We descend at sundown for a meal of roast meats, ripe tomatoes and big wedges of fried cheese on the resort. Sleep comes simply, and the subsequent day extra mountain climbing awaits in Piva nationwide park and the Perućica reserve – one of many final remaining primeval forests in Europe, thick with 300-year-old Greek maples, firs, spruce and beech. Wherever we go we not often go one other soul.
On the third day, we swap land for water, paddling down the electric-blue Tara river by the deepest canyon in Europe. We raft for 3 hours between limestone partitions streaked with mauve manganese, disembarking on the steps of the riverside Camp Highlander, the place we sleep in tiny log cabins. Meals listed here are a feast, with spiral filo pastries stuffed with meat, cheese or spinach (burek or pita), pillowy breads with kajmak (clotted cream) and ajvar (a pink pepper paste), cured meat and cheese, recent figs, tomatoes and grapes, and whole-roasted lamb.
Leaving Bosnia behind, our route takes us deeper into Montenegro, the place we trek from the Mratinje dam throughout a grassy plateau for seven hours to the sting of Durmitor nationwide park, passing mysterious, cross-shaped medieval tombstones. Filmy with sweat, we arrive on the doorstep of Dragan, a Montenegran shepherd who runs Sokolina Guesthouse, a small white dwelling on the sting of the canyon, overlooking the 96,000-acre park. He refurbished the unused household home 10 years in the past after studying that it was on the route of a brand new cross-border path.
“My friends and family thought I was crazy – they said no one would come to such a remote place,” he tells us. But now he will get guests from as far afield because the Philippines and Australia.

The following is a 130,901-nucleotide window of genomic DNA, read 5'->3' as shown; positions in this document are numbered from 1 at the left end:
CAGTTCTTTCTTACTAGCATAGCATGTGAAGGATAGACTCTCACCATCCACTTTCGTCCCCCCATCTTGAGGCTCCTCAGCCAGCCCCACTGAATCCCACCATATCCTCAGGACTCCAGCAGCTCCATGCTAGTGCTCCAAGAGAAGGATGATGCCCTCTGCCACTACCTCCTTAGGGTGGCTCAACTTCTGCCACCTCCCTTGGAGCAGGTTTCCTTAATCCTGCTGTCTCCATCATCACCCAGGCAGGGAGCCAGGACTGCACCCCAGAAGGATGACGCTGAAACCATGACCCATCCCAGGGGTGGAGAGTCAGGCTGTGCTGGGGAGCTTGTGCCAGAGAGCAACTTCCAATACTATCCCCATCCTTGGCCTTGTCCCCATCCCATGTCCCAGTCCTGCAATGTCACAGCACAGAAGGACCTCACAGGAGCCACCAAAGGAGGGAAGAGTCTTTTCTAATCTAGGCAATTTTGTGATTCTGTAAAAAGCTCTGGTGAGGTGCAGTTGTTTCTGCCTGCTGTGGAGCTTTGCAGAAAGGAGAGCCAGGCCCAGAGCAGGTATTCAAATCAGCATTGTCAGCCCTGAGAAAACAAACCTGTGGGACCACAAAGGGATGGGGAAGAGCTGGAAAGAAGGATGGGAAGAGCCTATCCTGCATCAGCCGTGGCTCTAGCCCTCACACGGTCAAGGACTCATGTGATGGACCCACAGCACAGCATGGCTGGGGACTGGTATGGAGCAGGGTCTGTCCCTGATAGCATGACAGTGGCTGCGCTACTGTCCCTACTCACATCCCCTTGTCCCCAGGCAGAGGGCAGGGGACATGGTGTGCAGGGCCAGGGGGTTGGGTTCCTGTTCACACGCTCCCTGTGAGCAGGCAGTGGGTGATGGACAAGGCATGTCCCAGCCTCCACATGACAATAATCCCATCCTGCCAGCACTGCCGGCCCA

Camp Highlander, on the Tara river in Bosnia, provides rafting, and nice meals.
As the sundown turns the sky violet, we drink selfmade pear rakija (brandy), handed round in a single glass. The subsequent morning, Dragan fries up savoury doughnuts served with bitter cream, washed down with wild oregano tea and powerful Bosnian espresso brewed over an open flame. We proceed into the park, our backpacks carrying sleeping baggage and meals provides for the ultimate days once we’ll keep in rustic mountain huts.
Over two lengthy days we cowl 30km, mountain climbing by humid deciduous forest, the imposing Durmitor massif our backdrop. We swim in freezing, blue-green Škrka lake, surrounded by pristine spruce forest and karst cliffs. A herd of long-lashed brown cows be part of us at our lakeside hut that night, and a chamois, the area’s elegant endemic goat-antelope, trots right down to the water. There’s no electrical energy so we mild candles, prepare dinner pasta over a hearth and share a bottle of wine earlier than rolling out our sleeping baggage.
Six days on the path go too shortly, and earlier than I’m prepared to go away we’re again in Sarajevo. I can’t resist squeezing in a single final hike on a phase of the path close to town earlier than I’m going: a seven-hour, round trek to Lukomir, the very best and most distant inhabited village in Bosnia. At that windy, tin-roofed settlement, above a karst canyon, I cease for one final spinach pie.
I recall one thing Lorenc stated one evening on the path: “Hiking in the Balkans still sounds exotic to many people. It’s beautiful here, of course, but I hope one day it will be an unsurprising thing to do.”
Looking at this exceptional panorama, I feel he can be proved proper. But, within the meantime, I relish the quiet.
• The journey was supplied by Green Visions, whose one-week Via Dinarica tour by Bosnia and Montenegro prices €835, together with guides, most meals, transfers and lodging. It additionally runs day hikes to locations similar to Lukomir village (€45). Austrian Airlines flies from Heathrow to Sarajevo from £300 return. See viadinarica.com for path maps, mountain huts and different lodging. The foremost mountain climbing season runs from May to September. Snowshoeing and different actions are potential in winter